Ramen Misoya: Slurp your way to satisfaction

By Michelle Alles

The first time I ever heard about ramen was while I was watching Naruto. Observing the popular manga and anime character enjoy his favourite food made me curious to taste it myself, but I thought I’d have to settle for Maggi noodles, which is nowhere even close to the real thing.When I heard from a close friend that Japan’s soul food was now available in the heart of Colombo, I couldn’t wait to go try it out and I wasn’t disappointed!

Ramen Misoya is the first ramen restaurant in Colombo specializing in miso-based ramen. They are a part of a global chain of ramen restaurants and have over 100 outlets around the world. Ramen is so good that people in Japan patiently stand in line till a bowl of piping hot ramen noodles (which must take no longer than 2 minutes to assemble, but not less than half a day to cook!) is served to them. Ramen is to Japan what kotthu is to Sri Lanka; it’s a go-to comfort food and something you can find every day and everywhere.

The appetizers at Ramen Misoya are delicious and I would recommend the Miso Chicken Karage. Bite-sized pieces of crunchy fried chicken are marinated in a special miso mix and served with a delicious creamy dip. You should also try the Edamame, which is the go-to bite accompanying alcohol in Japan. These young soybeans, which are boiled and sprinkled with salt on the exterior of the pod, can be considered the food equivalent of a ‘tequila shot’ of the restaurant. You’ll know why after you eat it.

When your bowls of ramen arrive, the first thing is to eat while it’s hot; donot wait or you’ll regret it! A wise person once said, “A good bowl of ramen has no beginning or middle or end. When you eat it everything comes together.” I’m too busy slurping to let you know who it is…I’ll tell you later if I remember.

At Ramen Misoya, the miso broth (also known as the dashi), which makes up the base of the noodle soup, is made of miso paste which is fermented soy beans. The noodles, which are specially made for this broth, are perfection, and the pork, chicken or accompanying egg in the dish is filling and satisfying. Ramen is an open-your-mind-and-enjoy-it dish; it might be a good idea not to compare it to other types of cuisine you’ve tried. Ramen is an experience in itself and you will get hooked, but the best part of getting hooked is that, as you taste it again and again, you discover newer aspects of this dish that you missed the first time and slowly, you’ll realise that you have a new addiction.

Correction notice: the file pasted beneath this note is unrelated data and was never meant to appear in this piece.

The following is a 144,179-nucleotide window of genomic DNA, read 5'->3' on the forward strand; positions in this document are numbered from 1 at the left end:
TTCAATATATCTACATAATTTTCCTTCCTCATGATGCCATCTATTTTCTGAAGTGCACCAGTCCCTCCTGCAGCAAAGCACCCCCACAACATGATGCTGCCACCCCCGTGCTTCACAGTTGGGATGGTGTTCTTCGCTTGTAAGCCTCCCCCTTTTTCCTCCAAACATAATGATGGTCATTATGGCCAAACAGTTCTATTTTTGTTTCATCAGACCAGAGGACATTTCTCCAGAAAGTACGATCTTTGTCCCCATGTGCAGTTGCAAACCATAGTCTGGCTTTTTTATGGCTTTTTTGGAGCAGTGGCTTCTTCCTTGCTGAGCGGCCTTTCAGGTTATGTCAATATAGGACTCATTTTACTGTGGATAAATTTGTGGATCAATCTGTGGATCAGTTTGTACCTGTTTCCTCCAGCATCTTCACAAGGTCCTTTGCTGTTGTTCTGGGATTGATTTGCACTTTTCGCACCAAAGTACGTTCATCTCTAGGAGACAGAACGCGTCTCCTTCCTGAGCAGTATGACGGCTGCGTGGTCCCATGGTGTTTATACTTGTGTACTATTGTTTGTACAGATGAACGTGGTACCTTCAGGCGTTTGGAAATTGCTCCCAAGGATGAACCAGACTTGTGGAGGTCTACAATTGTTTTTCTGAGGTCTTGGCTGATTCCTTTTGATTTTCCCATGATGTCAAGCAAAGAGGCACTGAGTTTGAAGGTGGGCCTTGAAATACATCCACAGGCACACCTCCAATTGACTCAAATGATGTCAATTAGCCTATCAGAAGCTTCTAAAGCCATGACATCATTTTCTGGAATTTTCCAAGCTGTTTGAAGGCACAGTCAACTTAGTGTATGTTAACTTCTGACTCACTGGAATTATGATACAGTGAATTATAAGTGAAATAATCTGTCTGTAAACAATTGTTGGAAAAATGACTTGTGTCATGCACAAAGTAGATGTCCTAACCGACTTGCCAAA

We managed to persuade the Head Chef, Taiki Warnakulasooriya, to talk to us for a while despite his busy schedule and we were very impressed to learn that even though he’s very young, he possesses a quiet strength and a strong sense of leadership that has made him the successful entrepreneur he is today.

Taiki, whose name means ‘Towering Tree’ in Japanese, has loved making dishes since childhood. Coming from a part-Japanese family, ramen was a dish they’d have every week.  “My dad introduced cooking to me as it was his hobby and it has now become mine. Noodles were a dish that I loved and my grandmother was the one who showed me that you can make noodles with anything. Ramen has many layers to it, making it a very interesting dish, because you can never stop trying out variations. Japanese cuisine is very rigid, but ramen lets you experiment and come up with exciting options,” he revealed.

Even though the portions at Ramen Misoya are beyond generous, you could be well on your way to becoming a member of the Clean Plate Club! But do try to save some room for dessert as they serve the most delicious ice cream and chocolate biscuit pudding. The latter is none other than the much-loved Bellissima biscuit puddings, while the former consists of four delicious, melt-in-your-mouth, ask-for-seconds, scoops of ice cream in Toasted Sesame, Ise Miso, Wasabi, and Matcha. We want takeaway tubs of these please!

No, you don’t have to wear a Naruto-themed outfit for a fully immersive experience, unless you want to. Just walk in there, be greeted by the staff calling out ‘Irasshaimase’ (‘welcome to the store!’), have a seat and enjoy your meal. Different people have different types of comfort food, so why not make ramen yours?

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